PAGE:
Next Legislative session could see changes to unemployment law

Dec 10, 2020, 11:39 AM

The requirement to show you’re looking for work while applying for unemployment won’t come back until at least the end of January, and even later if the governor extends the suspension again — but when it does eventually return, it could be a lot more flexible.

Normally, to receive unemployment, you must document three job search activities per week. This requirement has been suspended during the pandemic because of the toll that COVID-19 has taken on the available jobs in Washington state.

It’s unknown when exactly the job search requirement will be brought back. Washington could choose to instate a trigger to restart them — a particular date or phase-in period — or could let the governor’s suspension expire naturally.

In the meantime, Employment Security Department (ESD) staff are currently working with stakeholders on rewriting the law to make it less narrow. The plan is to have the new language proposed in the Legislature during the upcoming session, so that legislators can change the law’s wording.

WA unemployment applicants could soon have to show proof of job searches again

“That law is prescriptive and does not give us the flexibility to adjust work search requirements to accommodate urgent challenges like we face today, or local conditions,” said Joy Adams, quality assurance manager for the ESD, at a meeting of the Unemployment Insurance Advisory Committee this week.

RCW 50.20.240 requires “contacts with at least three employers per week or documented in-person job search activities at the local reemployment center at least three times per week” to receive unemployment.

The law as it stands now does not give the ESD the ability to modify this requirement during unusual economic times, such as natural disasters. It was the governor, with the Legislature’s approval — not the ESD — who implemented and extended the suspension on the work search requirement during the COVID-19 pandemic.

Adams said they would like to add “or as otherwise directed by the department” to the law’s wording in order to ensure the department is always allowed to step in and amend the requirements as befits the situation. She pointed out that during disasters affecting the economy, like the pandemic, there are fewer job openings available for applicants, making the work search requirement a challenge for unemployment recipients.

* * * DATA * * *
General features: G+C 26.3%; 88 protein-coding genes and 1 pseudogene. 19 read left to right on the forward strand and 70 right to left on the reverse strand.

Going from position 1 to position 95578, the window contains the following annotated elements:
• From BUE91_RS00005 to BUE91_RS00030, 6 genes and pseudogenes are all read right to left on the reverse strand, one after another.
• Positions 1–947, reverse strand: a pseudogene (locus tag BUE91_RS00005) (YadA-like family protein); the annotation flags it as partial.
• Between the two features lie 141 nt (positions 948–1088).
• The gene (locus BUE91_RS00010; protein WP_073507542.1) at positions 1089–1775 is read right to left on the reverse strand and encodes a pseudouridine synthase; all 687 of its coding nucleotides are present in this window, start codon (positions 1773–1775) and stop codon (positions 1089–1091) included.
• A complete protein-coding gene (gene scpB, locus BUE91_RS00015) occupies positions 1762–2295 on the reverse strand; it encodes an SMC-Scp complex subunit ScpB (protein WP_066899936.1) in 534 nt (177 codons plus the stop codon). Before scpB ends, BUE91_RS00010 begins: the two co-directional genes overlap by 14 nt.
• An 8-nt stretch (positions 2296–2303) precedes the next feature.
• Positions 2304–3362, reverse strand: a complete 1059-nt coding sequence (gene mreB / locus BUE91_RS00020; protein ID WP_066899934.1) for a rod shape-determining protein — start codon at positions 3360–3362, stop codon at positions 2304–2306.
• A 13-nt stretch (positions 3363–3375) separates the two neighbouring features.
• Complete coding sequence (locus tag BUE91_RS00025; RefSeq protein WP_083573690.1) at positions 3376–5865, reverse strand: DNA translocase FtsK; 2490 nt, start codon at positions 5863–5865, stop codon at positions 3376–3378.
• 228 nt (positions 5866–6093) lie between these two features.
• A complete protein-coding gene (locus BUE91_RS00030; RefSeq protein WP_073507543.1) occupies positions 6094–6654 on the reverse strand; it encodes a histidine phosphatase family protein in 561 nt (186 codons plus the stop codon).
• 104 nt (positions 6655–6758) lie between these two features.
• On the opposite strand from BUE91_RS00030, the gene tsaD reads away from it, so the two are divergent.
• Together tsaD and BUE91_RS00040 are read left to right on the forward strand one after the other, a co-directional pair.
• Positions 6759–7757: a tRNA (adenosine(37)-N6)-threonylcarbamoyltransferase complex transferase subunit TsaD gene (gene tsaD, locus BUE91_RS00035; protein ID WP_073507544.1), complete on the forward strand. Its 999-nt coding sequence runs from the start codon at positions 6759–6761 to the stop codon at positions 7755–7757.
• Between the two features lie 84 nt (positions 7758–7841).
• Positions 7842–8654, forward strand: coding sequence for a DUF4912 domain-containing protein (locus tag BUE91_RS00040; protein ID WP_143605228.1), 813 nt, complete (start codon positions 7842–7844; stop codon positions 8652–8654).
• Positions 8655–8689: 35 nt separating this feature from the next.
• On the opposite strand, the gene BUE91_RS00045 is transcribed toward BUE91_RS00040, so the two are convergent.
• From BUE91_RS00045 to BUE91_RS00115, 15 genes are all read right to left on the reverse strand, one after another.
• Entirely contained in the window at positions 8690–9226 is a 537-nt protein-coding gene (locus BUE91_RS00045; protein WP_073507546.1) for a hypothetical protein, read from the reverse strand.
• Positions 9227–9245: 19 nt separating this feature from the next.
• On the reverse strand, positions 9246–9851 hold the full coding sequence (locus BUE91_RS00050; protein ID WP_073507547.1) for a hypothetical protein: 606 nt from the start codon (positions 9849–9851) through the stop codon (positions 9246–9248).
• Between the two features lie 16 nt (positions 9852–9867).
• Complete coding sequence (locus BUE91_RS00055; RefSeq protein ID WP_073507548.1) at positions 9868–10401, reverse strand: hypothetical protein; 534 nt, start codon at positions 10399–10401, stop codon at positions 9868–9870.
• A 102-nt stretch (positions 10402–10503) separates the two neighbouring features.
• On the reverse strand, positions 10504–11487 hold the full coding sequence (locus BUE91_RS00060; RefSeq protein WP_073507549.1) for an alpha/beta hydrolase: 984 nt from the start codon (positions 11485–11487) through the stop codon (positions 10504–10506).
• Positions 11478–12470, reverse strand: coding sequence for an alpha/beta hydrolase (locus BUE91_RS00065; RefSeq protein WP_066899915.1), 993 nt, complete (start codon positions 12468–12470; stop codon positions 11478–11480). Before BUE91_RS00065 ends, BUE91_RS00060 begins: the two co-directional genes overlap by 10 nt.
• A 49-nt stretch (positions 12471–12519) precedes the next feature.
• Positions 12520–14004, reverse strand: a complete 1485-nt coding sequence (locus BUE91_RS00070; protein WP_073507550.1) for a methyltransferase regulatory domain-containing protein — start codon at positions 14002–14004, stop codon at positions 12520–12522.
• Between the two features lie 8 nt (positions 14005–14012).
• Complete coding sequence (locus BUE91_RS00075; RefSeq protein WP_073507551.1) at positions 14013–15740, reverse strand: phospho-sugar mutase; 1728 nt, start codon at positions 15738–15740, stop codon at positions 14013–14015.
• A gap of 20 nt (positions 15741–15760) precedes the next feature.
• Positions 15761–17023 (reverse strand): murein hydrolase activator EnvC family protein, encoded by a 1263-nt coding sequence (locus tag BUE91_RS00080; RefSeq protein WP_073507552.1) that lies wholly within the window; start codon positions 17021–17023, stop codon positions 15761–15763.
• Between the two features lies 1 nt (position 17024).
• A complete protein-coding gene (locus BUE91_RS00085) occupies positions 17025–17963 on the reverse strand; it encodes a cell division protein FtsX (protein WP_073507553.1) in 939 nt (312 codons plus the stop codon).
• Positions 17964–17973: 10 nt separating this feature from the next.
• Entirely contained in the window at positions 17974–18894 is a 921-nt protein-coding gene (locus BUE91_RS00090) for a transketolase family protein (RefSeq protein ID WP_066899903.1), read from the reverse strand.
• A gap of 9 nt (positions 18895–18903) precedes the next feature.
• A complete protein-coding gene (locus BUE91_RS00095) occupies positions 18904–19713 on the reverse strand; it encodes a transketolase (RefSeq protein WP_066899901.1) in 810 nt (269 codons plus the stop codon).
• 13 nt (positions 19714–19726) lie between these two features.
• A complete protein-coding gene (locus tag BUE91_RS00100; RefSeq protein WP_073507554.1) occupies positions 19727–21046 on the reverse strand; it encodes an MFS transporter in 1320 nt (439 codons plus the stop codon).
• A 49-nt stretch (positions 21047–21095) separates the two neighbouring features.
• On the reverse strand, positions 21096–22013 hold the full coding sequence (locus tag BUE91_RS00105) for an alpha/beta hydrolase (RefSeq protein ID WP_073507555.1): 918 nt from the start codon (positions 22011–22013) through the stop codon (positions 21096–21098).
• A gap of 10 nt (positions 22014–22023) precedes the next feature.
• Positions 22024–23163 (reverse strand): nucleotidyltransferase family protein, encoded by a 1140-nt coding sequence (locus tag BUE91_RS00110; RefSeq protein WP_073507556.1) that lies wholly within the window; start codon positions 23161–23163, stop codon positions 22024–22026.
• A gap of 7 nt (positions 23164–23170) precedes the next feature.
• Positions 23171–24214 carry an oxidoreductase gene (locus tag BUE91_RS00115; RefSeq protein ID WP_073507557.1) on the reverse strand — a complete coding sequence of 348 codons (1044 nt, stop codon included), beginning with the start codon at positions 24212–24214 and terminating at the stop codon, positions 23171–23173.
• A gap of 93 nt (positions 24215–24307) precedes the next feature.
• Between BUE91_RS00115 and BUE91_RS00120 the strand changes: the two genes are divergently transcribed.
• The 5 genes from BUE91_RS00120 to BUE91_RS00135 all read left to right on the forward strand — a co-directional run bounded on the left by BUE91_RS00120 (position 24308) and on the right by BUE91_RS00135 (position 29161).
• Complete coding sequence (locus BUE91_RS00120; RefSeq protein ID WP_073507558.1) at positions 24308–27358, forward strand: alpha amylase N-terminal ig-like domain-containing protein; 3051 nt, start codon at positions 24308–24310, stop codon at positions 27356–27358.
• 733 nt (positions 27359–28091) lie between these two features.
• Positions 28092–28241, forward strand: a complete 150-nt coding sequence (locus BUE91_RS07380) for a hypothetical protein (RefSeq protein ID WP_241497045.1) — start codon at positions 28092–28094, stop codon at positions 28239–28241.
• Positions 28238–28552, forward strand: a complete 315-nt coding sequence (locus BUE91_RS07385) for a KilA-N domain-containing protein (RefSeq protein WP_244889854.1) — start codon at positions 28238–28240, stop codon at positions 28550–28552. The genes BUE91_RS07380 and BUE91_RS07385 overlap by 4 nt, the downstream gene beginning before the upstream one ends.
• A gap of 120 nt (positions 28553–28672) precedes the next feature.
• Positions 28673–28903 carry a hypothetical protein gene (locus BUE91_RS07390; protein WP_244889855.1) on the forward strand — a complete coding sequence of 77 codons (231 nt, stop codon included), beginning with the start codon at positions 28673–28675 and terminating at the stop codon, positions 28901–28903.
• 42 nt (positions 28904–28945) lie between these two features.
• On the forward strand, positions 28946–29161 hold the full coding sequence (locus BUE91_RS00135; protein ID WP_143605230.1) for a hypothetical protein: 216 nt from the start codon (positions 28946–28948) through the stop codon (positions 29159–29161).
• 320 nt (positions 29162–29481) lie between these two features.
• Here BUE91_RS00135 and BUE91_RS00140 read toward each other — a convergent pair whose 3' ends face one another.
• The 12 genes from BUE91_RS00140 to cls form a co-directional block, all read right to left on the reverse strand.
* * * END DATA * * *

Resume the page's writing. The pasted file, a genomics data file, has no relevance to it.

“If the statute were less prescriptive, along with more flexibly responding to emergencies, we could innovate to match effective reemployment plans with job seekers’ needs, and match requirements with available capacity in the state,” Adams said.

This could also be applied on a region-by-region basis. As an example, said ESD’s employment system policy director Dan Zeitlin, if there was a wildfire “in one part of the state and there were no jobs there to be had,” the requirement could be reduced to two job searches per week, or even removed altogether in only the impacted counties.

“[The new law] could define economic circumstances in which we would be able to turn it off, … or account for variations in regions,” Zeitlin said.

The ESD is also broadening the definition of a work search activity to apply to job-training activities, including those that can be done virtually. This way, people wouldn’t be hemmed into a narrow box of job search options during emergencies.

A list on the ESD’s website of job search activities includes actions such as preparing an elevator pitch (and providing evidence of it), creating an account on a job-searching website like LinkedIn (with a link or screenshot), and watching a YouTube video about how to nail a job interview (with a link).

The discussion got the stamp of approval from ESD Commissioner Suzi LeVine.

“The legislative change that’s being proposed here really provides us with a way to be more responsive in case of emergency,” LeVine said.

A report on the newly flexible law would be given to the Legislature in November 2022.

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Next Legislative session could see changes to unemployment law